Anyways, the MSR Microfilter – awesome. As with anything, there are several pros and cons to ownership:

PRO – Keeps going, and going, and going

MSR MiniWorks WaterWorks EX Ceramic Element
MSR MiniWorks WaterWorks EX Ceramic Element

The MSR MiniWorks EX Microfilter comes equipped with a replaceable Ceramic Element. The cartridge is good for 2000L of clean drinking water before replacement is necessary. The cartridge itself weighs 3.8 ounces, so the presence of one complete Microfilter and a spare cartridge represents roughly 4000L of clean drinking water – much more than an individual or family would need over a 72 hour emergency period. Concerning sheer volume of clean water produced, the Microfilter fares well.

PRO – Nalgene Friendly

The 32 oz. Nalgene Bottle (available in so many colours!) is the ideal companion for the Microfilter, for two reasons. First, the Microfilter is made to fit the lid (it will screw right on top) and second, it doesn’t take too long to fill up, relatively speaking. Depending on expectations,  how water is collected could be seen as a limitation, which leads me to my next point.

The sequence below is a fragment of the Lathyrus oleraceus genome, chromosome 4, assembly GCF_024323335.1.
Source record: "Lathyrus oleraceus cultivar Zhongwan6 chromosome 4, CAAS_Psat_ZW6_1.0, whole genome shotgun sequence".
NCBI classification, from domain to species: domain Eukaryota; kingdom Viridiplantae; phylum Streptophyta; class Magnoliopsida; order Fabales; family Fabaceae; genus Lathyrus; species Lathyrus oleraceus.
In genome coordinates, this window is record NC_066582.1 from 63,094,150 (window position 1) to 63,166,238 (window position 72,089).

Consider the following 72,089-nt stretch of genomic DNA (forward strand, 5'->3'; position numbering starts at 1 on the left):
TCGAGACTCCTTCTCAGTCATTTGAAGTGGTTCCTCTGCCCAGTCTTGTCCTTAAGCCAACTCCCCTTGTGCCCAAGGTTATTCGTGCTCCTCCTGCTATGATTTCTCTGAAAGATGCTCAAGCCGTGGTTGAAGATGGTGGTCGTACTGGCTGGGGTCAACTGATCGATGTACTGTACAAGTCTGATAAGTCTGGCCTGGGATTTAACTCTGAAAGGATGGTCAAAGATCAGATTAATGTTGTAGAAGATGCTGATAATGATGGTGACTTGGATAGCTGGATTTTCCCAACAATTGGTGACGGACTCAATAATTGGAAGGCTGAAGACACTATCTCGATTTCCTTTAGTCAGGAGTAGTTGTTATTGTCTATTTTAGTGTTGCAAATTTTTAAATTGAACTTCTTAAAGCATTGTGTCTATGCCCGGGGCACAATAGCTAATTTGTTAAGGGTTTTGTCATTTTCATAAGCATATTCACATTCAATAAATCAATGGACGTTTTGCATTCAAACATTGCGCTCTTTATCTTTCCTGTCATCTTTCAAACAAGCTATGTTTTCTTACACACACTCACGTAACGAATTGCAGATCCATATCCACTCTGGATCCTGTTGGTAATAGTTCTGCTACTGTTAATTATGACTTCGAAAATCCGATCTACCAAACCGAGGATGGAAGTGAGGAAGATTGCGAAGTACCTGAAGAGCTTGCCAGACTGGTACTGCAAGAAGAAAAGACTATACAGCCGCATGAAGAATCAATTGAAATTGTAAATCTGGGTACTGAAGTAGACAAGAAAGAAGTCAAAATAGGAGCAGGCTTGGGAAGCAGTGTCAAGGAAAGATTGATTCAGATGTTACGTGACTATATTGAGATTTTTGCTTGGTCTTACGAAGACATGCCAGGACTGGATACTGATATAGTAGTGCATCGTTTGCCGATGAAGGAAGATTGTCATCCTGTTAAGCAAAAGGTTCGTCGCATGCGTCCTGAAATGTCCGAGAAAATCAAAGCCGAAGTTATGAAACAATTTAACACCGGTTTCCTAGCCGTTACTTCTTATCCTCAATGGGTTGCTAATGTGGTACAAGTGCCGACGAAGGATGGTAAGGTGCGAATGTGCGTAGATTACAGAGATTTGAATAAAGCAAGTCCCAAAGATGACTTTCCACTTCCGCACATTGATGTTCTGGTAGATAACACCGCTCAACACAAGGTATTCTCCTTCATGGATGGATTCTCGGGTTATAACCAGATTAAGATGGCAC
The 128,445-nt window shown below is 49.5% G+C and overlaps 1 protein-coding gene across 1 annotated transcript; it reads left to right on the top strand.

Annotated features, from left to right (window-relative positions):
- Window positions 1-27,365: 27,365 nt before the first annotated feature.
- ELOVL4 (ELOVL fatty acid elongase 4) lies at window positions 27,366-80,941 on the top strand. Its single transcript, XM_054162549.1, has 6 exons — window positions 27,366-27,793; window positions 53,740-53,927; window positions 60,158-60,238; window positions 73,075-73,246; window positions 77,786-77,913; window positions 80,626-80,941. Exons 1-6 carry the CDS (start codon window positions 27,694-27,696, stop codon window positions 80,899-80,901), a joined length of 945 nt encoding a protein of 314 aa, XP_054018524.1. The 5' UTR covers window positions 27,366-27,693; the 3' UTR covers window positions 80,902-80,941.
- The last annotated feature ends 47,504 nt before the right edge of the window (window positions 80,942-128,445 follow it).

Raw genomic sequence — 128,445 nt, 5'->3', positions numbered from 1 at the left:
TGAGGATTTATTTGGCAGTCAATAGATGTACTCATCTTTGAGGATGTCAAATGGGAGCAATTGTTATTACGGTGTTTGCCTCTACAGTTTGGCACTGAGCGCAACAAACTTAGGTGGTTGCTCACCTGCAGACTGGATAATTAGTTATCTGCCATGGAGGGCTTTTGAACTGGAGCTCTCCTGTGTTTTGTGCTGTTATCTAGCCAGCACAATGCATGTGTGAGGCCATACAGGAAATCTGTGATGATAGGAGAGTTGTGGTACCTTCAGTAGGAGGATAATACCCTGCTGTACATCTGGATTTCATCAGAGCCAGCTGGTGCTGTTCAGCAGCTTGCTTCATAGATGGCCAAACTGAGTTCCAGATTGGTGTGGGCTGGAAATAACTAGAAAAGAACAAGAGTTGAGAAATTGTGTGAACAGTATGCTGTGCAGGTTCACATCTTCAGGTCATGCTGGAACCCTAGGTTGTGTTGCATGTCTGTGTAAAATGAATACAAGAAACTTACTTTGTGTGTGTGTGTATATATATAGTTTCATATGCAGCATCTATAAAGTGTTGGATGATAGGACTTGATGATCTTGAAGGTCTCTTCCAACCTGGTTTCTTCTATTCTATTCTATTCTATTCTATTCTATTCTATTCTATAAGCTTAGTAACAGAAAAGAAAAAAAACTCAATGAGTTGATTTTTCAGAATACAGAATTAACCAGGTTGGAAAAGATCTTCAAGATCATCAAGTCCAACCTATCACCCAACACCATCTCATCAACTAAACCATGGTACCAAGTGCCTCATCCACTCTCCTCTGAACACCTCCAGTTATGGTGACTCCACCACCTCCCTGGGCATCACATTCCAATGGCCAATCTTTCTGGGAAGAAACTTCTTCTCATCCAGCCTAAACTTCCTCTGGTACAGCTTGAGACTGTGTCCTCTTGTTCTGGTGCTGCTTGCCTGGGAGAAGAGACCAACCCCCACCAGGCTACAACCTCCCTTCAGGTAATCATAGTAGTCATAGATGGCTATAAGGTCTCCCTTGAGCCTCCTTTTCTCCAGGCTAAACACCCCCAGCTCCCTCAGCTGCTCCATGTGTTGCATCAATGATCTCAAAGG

Nalgene Tritan Wide Mouth BPA-Free Water Bottle
Nalgene Tritan Wide Mouth BPA-Free Water Bottle

CON – Pumping is a pain in the…

…neck. Admittedly, I’m still using my first ceramic filter (haven’t needed to drink that much water). From my experiences with a well-used Microfilter however, I know that over time pumping becomes more strenuous with time. The advertised 1L a minute is probably an ideal, and the pumping itself gets rigorous the longer into the life of a filter you get. Still, I see it as a necessary evil to get clean water – we can’t expect five-star luxury in an emergency situation right? To combat these limitations, MSR made sure that…